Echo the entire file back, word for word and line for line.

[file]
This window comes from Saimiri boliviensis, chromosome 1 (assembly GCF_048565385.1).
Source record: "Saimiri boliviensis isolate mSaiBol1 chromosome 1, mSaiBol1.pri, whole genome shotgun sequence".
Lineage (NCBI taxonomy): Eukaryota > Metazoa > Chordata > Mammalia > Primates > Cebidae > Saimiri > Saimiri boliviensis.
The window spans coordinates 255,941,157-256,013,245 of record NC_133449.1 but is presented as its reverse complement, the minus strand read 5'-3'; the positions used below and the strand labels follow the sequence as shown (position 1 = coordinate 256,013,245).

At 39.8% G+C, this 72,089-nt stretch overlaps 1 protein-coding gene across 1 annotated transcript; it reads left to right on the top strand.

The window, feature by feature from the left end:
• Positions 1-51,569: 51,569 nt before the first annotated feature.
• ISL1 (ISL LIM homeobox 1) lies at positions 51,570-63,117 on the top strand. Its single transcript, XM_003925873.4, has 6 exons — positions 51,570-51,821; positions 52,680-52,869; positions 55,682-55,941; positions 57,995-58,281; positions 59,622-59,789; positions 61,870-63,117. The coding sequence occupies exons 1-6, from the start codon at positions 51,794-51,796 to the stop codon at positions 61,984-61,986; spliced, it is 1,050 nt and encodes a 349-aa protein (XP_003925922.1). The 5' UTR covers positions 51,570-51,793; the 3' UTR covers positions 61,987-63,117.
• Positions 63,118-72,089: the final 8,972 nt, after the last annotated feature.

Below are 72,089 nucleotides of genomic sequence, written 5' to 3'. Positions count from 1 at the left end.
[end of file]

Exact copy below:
This window comes from Saimiri boliviensis, chromosome 1 (assembly GCF_048565385.1).
Source record: "Saimiri boliviensis isolate mSaiBol1 chromosome 1, mSaiBol1.pri, whole genome shotgun sequence".
Lineage (NCBI taxonomy): Eukaryota > Metazoa > Chordata > Mammalia > Primates > Cebidae > Saimiri > Saimiri boliviensis.
The window spans coordinates 255,941,157-256,013,245 of record NC_133449.1 but is presented as its reverse complement, the minus strand read 5'-3'; the positions used below and the strand labels follow the sequence as shown (position 1 = coordinate 256,013,245).

At 39.8% G+C, this 72,089-nt stretch overlaps 1 protein-coding gene across 1 annotated transcript; it reads left to right on the top strand.

The window, feature by feature from the left end:
• Positions 1-51,569: 51,569 nt before the first annotated feature.
• ISL1 (ISL LIM homeobox 1) lies at positions 51,570-63,117 on the top strand. Its single transcript, XM_003925873.4, has 6 exons — positions 51,570-51,821; positions 52,680-52,869; positions 55,682-55,941; positions 57,995-58,281; positions 59,622-59,789; positions 61,870-63,117. The coding sequence occupies exons 1-6, from the start codon at positions 51,794-51,796 to the stop codon at positions 61,984-61,986; spliced, it is 1,050 nt and encodes a 349-aa protein (XP_003925922.1). The 5' UTR covers positions 51,570-51,793; the 3' UTR covers positions 61,987-63,117.
• Positions 63,118-72,089: the final 8,972 nt, after the last annotated feature.

Below are 72,089 nucleotides of genomic sequence, written 5' to 3'. Positions count from 1 at the left end.